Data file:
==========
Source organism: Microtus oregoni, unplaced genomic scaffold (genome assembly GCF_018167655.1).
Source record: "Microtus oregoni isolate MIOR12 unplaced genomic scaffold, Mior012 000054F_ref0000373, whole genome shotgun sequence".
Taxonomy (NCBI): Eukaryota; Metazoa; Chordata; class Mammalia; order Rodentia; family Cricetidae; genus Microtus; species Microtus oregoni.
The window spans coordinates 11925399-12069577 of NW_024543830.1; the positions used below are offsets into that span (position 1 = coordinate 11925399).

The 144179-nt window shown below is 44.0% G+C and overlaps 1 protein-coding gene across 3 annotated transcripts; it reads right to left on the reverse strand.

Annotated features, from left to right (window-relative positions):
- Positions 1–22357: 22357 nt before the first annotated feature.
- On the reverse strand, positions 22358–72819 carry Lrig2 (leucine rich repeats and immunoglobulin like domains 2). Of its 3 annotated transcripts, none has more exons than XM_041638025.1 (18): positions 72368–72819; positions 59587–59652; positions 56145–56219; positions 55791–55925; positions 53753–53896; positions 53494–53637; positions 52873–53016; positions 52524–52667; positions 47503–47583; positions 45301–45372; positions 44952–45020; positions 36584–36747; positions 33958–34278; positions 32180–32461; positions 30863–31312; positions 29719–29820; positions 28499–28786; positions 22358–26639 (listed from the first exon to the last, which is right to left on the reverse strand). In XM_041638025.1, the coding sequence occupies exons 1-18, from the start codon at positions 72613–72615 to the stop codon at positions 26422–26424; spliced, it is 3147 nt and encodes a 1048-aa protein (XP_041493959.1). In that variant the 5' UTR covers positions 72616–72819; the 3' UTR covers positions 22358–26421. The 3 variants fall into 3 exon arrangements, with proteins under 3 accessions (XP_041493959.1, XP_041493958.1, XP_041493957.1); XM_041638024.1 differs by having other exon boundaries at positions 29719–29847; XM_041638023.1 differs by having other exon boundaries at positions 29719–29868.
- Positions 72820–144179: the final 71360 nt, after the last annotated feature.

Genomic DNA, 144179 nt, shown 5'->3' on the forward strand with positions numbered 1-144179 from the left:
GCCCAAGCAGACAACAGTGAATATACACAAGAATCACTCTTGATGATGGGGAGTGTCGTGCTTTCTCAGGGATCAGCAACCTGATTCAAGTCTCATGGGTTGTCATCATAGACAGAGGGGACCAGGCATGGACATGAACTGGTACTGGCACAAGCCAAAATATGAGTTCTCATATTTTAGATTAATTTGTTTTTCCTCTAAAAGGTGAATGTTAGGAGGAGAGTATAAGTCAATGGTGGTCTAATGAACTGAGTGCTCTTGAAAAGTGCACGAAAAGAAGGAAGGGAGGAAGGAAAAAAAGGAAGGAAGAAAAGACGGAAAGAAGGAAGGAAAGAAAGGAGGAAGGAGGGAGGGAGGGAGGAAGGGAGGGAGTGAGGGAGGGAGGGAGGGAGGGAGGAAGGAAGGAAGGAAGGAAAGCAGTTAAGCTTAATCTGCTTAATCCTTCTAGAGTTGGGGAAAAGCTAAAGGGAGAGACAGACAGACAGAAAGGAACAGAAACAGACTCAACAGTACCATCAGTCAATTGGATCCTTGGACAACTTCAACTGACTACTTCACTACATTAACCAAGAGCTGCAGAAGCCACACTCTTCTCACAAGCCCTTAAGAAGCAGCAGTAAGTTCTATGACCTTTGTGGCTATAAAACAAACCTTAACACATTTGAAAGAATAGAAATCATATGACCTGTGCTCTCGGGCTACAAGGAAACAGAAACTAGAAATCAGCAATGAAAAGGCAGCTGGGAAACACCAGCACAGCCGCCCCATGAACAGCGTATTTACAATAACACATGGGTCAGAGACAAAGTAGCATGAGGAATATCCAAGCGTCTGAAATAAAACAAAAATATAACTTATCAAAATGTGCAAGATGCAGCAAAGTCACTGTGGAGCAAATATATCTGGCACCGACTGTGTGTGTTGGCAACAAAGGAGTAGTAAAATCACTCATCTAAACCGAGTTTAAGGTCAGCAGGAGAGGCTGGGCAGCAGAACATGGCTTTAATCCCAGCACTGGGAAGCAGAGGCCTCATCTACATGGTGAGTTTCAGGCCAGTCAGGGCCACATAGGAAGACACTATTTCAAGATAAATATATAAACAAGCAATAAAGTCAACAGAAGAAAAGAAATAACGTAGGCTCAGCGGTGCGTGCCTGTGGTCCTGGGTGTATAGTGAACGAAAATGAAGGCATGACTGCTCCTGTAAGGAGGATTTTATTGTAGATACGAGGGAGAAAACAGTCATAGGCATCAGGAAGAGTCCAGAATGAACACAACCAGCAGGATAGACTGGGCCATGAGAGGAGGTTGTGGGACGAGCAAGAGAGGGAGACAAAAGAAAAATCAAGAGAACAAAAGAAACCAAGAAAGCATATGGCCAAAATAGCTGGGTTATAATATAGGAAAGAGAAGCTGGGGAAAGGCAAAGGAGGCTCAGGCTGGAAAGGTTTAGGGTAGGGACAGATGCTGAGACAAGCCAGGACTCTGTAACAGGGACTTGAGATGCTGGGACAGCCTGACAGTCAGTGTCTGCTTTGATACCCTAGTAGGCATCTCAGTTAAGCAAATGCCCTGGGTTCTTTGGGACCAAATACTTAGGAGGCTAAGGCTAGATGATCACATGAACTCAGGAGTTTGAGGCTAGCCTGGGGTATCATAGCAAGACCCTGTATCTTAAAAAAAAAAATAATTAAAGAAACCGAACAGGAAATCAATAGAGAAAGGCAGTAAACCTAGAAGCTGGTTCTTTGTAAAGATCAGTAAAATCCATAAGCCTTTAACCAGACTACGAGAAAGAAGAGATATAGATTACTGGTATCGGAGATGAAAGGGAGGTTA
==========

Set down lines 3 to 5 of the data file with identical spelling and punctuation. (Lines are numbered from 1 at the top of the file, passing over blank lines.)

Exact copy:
Taxonomy (NCBI): Eukaryota; Metazoa; Chordata; class Mammalia; order Rodentia; family Cricetidae; genus Microtus; species Microtus oregoni.
The window spans coordinates 11925399-12069577 of NW_024543830.1; the positions used below are offsets into that span (position 1 = coordinate 11925399).

The 144179-nt window shown below is 44.0% G+C and overlaps 1 protein-coding gene across 3 annotated transcripts; it reads right to left on the reverse strand.